One of the most important things a manager can do when visiting tables is to follow social cues from diners, including body language. A guest’s interest in attention can range from wanting to be completely left alone, to some conversation, to engagement whenever they see the manager.
Aside from how much guests want to interact, there’s also complaints that come up: cold or undercooked food, incorrect orders or long wait times. To ferret out these issues, managers should be scanning the area for faces of concern or patrons trying to get a waiter’s attention.
If managers are going to add to the experience with a table touch, it’s important that they observe these cues before approaching guests. Otherwise their presence might have a negative effect. There’s nothing like being in the middle of telling an engaging story only to be interrupted, or having a manager approach a guest who has only picked at their food and not ask how the meal tastes.
Gather Information Wherever Possible
As managers are making their rounds, it’s important not just to observe before approaching, but to ask questions once they get to the table. Going beyond the standard “How is everything this evening?” will go a long way towards giving managers the tools to create a memorable experience.
For guests who seem open to conversation, asking them if they are local or from out of town can provide an easy icebreaker. If they are local, a manager can share special events, loyalty programs or even follow-up with a discount code or gift card for their next visit. Learning if guests are at the restaurant for a special event like a birthday or anniversary, or attending a concert or play afterwards, can help managers with proactive ideas. Instead of “How does everything taste?” try: “Is your ribeye cooked to your liking?” or “Does that pan-roasted salmon taste as delicious as it smells?”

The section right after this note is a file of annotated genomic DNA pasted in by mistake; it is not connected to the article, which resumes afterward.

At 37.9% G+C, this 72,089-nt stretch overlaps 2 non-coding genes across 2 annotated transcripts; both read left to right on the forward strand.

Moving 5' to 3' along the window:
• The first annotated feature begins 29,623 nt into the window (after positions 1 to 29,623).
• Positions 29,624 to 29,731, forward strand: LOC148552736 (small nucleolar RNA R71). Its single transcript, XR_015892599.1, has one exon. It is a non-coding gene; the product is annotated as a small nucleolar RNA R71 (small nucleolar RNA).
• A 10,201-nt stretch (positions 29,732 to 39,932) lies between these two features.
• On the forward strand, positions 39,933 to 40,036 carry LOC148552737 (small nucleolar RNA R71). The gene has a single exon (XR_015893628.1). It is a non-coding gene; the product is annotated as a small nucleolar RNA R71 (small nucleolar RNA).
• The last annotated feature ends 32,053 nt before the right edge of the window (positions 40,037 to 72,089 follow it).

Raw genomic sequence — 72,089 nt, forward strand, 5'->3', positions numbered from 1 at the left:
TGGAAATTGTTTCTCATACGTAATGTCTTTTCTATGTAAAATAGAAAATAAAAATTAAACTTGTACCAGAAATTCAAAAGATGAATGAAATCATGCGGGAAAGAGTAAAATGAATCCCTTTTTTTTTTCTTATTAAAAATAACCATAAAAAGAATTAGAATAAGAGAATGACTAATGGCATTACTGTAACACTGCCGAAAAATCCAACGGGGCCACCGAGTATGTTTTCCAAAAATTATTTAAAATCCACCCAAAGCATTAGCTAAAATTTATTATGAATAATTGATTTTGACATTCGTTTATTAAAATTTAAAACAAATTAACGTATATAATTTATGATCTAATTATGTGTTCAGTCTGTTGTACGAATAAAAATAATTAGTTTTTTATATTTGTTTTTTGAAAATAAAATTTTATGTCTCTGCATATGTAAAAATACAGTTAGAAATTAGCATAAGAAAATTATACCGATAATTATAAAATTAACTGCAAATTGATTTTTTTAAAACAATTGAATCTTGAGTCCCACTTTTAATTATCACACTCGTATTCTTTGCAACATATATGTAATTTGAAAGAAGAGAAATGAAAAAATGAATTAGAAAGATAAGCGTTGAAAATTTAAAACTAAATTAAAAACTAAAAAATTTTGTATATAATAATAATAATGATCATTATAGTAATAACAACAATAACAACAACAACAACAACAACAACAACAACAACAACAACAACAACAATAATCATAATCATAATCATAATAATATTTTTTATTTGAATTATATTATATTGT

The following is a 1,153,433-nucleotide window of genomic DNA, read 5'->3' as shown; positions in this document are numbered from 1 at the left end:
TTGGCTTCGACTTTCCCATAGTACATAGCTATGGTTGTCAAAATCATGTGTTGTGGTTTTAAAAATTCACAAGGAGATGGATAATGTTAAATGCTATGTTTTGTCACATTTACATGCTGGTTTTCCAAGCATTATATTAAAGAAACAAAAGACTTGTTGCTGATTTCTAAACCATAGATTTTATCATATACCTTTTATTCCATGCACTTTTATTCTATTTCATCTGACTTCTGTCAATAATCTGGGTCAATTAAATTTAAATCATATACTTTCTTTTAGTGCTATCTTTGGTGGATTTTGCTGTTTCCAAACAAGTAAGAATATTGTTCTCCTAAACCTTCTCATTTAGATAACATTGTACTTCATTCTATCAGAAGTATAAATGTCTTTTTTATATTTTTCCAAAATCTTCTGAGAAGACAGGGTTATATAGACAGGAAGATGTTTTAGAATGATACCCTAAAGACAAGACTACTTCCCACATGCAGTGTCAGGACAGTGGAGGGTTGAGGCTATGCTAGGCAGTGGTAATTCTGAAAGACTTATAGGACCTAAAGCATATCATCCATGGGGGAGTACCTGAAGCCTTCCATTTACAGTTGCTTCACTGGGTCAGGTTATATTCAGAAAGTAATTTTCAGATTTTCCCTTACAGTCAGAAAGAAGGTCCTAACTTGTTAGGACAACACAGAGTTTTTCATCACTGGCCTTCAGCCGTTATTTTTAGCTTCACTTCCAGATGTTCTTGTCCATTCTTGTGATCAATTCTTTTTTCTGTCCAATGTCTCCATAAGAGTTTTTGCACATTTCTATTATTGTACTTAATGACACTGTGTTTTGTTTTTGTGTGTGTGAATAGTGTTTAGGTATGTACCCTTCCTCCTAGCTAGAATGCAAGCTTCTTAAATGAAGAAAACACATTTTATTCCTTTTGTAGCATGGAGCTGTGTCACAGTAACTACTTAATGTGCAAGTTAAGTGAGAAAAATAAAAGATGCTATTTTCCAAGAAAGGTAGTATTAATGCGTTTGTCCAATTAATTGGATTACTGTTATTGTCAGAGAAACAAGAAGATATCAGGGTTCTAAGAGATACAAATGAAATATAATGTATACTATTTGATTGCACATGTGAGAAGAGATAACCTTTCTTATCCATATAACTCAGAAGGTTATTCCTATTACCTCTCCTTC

Going back to our group of four in the previous example, the manager learns that the group enjoyed their meal but unfortunately they’re stuffed, so they won’t be staying for dessert. He or she brings back a gift card to try the dessert on another visit. Sometimes capturing information means listening to guests and making an offer right away; other times managers can step away and think for a moment about how they can add value.
Tailor the Guest Experience
Don’t misinterpret: restaurant managers aren’t all of a sudden going to become mind readers, but there are little things they can do to customize each guest interaction that makes them feel special—and makes them want to return.
In a full-service restaurant, a manager might want to bring a complimentary dessert to a table where there was a delay in service or an error on the order. However, he or she recognizes that the guests are a family with small children. Mom might not want her already rambunctious children to have sugar so late in the evening. Instead of offering to the whole table, the manager asks her quietly if it would be alright to avoid the children overhearing.
In a quick-service restaurant, a manager can use a table touch to go above and beyond typical order-at-the-counter service norms by offering to refill a beverage, get more napkins or pre-bus empty trays.
The occasion or even the age of guests might also factor into how managers tailor the experience. The same restaurant might in one night serve a large group of very dressed-up high school students who are later attending the prom and also a very casually-dressed family with small children. The manager will likely act differently to demonstrate the importance of the prom versus the goal of helping a family have a successful meal out with children.
Table Touch Can Transform the Restaurant Experience
Today’s customers demand more than ever before from dining experiences. Restaurants have many tools in their arsenal to improve guest interactions and a manager’s table touch is just one of them. By paying attention to social cues, gathering information wherever they can and tailoring each guest’s experience, managers can increase the likelihood of a positive experience—and return visits down the line.